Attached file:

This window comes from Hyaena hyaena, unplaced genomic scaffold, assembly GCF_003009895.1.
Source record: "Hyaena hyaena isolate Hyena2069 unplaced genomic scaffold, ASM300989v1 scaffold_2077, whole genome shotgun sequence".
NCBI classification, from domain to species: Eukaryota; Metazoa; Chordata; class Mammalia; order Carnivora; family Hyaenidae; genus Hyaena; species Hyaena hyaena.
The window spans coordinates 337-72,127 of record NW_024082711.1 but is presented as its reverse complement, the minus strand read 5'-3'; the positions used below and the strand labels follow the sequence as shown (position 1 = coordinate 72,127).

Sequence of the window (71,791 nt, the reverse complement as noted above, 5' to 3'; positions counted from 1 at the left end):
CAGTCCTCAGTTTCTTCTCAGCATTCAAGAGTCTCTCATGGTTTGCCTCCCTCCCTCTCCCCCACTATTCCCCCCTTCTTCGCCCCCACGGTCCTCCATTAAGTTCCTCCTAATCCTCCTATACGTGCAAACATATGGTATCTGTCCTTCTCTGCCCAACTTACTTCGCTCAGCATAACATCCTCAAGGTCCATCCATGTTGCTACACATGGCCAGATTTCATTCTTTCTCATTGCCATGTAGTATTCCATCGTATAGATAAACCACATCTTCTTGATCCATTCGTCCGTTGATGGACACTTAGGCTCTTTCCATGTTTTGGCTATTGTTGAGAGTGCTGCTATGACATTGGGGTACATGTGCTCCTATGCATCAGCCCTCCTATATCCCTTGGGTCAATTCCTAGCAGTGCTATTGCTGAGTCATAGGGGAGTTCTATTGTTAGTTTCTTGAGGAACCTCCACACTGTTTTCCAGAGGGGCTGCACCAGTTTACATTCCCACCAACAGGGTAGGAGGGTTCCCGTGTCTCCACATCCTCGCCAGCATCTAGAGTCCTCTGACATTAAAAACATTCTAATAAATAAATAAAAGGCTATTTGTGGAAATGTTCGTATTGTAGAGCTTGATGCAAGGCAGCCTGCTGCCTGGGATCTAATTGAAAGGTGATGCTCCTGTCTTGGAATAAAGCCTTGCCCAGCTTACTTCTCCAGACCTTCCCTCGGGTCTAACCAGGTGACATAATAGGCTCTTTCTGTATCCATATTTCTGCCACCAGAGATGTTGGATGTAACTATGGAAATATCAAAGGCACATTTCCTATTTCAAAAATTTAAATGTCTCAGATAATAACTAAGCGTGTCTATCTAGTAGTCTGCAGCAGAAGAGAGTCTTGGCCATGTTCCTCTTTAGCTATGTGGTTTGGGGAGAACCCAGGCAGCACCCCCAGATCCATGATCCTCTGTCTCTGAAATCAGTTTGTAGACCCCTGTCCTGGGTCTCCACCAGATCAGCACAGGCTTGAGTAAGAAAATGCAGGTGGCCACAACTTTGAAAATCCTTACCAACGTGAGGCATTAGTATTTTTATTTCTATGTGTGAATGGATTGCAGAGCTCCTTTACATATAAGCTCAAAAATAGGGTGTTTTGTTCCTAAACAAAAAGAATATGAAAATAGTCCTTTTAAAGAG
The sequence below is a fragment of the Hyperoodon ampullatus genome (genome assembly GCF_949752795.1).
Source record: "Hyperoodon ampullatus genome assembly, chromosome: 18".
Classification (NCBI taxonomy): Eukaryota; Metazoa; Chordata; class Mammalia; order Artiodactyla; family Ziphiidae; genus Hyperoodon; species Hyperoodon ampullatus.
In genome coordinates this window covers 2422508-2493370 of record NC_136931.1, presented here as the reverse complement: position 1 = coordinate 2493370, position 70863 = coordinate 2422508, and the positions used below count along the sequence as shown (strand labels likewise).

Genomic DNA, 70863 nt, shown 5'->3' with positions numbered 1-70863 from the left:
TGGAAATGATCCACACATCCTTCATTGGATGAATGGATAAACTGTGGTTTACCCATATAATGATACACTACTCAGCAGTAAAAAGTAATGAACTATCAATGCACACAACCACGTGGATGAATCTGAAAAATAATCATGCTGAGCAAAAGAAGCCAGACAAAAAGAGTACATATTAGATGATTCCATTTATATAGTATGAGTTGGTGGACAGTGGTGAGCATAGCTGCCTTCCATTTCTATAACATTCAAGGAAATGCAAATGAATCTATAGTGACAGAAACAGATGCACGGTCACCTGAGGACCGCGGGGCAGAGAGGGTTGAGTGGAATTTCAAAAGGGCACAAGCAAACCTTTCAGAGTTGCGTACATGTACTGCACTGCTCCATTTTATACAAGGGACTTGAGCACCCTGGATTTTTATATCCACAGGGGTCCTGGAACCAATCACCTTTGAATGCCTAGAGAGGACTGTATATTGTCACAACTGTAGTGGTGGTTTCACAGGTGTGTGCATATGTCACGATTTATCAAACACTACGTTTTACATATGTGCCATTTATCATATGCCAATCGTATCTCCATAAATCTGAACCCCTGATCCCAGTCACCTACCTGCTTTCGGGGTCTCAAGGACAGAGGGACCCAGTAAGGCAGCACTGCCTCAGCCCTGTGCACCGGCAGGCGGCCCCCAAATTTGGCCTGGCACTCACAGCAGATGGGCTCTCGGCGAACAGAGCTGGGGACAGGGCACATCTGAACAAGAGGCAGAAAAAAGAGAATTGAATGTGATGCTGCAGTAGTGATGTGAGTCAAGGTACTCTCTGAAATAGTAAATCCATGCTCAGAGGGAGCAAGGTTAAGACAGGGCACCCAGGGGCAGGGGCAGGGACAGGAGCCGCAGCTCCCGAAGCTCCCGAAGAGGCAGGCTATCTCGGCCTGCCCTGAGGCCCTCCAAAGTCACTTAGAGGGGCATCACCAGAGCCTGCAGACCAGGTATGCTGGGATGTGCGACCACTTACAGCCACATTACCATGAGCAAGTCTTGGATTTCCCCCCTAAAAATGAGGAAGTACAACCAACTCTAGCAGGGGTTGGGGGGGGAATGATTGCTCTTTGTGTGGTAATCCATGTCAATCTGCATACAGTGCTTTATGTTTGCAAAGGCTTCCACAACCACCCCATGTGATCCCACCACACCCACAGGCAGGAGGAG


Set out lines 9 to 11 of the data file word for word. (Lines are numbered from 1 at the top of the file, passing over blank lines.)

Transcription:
Classification (NCBI taxonomy): Eukaryota; Metazoa; Chordata; class Mammalia; order Artiodactyla; family Ziphiidae; genus Hyperoodon; species Hyperoodon ampullatus.
In genome coordinates this window covers 2422508-2493370 of record NC_136931.1, presented here as the reverse complement: position 1 = coordinate 2493370, position 70863 = coordinate 2422508, and the positions used below count along the sequence as shown (strand labels likewise).

Genomic DNA, 70863 nt, shown 5'->3' with positions numbered 1-70863 from the left: